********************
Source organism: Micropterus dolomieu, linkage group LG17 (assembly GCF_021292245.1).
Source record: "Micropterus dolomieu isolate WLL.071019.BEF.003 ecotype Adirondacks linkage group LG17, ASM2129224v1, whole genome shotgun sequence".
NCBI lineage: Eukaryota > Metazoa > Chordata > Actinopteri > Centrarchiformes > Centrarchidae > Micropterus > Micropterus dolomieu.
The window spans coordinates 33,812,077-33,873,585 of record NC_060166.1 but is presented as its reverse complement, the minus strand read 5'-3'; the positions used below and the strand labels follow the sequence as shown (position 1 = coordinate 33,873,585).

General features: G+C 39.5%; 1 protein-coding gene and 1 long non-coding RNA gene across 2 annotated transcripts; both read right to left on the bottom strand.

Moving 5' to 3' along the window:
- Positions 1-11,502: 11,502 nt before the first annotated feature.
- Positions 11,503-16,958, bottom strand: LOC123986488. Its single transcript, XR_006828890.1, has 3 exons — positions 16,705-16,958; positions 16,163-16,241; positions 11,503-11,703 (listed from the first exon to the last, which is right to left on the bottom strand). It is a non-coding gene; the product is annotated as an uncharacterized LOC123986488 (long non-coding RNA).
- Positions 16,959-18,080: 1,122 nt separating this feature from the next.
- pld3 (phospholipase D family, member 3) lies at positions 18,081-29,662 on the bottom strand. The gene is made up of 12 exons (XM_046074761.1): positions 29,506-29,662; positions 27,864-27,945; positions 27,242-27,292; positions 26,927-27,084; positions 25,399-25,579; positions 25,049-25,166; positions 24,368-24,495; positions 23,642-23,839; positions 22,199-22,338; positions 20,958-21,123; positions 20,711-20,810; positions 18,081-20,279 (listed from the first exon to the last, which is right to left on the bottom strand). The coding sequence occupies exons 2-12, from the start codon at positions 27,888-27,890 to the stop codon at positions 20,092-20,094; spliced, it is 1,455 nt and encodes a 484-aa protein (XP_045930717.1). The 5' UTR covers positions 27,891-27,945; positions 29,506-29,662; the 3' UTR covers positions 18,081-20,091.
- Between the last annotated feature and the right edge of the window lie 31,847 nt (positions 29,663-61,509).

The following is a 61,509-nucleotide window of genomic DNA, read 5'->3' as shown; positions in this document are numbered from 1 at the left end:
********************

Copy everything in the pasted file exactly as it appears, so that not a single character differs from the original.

Source organism: Micropterus dolomieu, linkage group LG17 (assembly GCF_021292245.1).
Source record: "Micropterus dolomieu isolate WLL.071019.BEF.003 ecotype Adirondacks linkage group LG17, ASM2129224v1, whole genome shotgun sequence".
NCBI lineage: Eukaryota > Metazoa > Chordata > Actinopteri > Centrarchiformes > Centrarchidae > Micropterus > Micropterus dolomieu.
The window spans coordinates 33,812,077-33,873,585 of record NC_060166.1 but is presented as its reverse complement, the minus strand read 5'-3'; the positions used below and the strand labels follow the sequence as shown (position 1 = coordinate 33,873,585).

General features: G+C 39.5%; 1 protein-coding gene and 1 long non-coding RNA gene across 2 annotated transcripts; both read right to left on the bottom strand.

Moving 5' to 3' along the window:
- Positions 1-11,502: 11,502 nt before the first annotated feature.
- Positions 11,503-16,958, bottom strand: LOC123986488. Its single transcript, XR_006828890.1, has 3 exons — positions 16,705-16,958; positions 16,163-16,241; positions 11,503-11,703 (listed from the first exon to the last, which is right to left on the bottom strand). It is a non-coding gene; the product is annotated as an uncharacterized LOC123986488 (long non-coding RNA).
- Positions 16,959-18,080: 1,122 nt separating this feature from the next.
- pld3 (phospholipase D family, member 3) lies at positions 18,081-29,662 on the bottom strand. The gene is made up of 12 exons (XM_046074761.1): positions 29,506-29,662; positions 27,864-27,945; positions 27,242-27,292; positions 26,927-27,084; positions 25,399-25,579; positions 25,049-25,166; positions 24,368-24,495; positions 23,642-23,839; positions 22,199-22,338; positions 20,958-21,123; positions 20,711-20,810; positions 18,081-20,279 (listed from the first exon to the last, which is right to left on the bottom strand). The coding sequence occupies exons 2-12, from the start codon at positions 27,888-27,890 to the stop codon at positions 20,092-20,094; spliced, it is 1,455 nt and encodes a 484-aa protein (XP_045930717.1). The 5' UTR covers positions 27,891-27,945; positions 29,506-29,662; the 3' UTR covers positions 18,081-20,091.
- Between the last annotated feature and the right edge of the window lie 31,847 nt (positions 29,663-61,509).

The following is a 61,509-nucleotide window of genomic DNA, read 5'->3' as shown; positions in this document are numbered from 1 at the left end: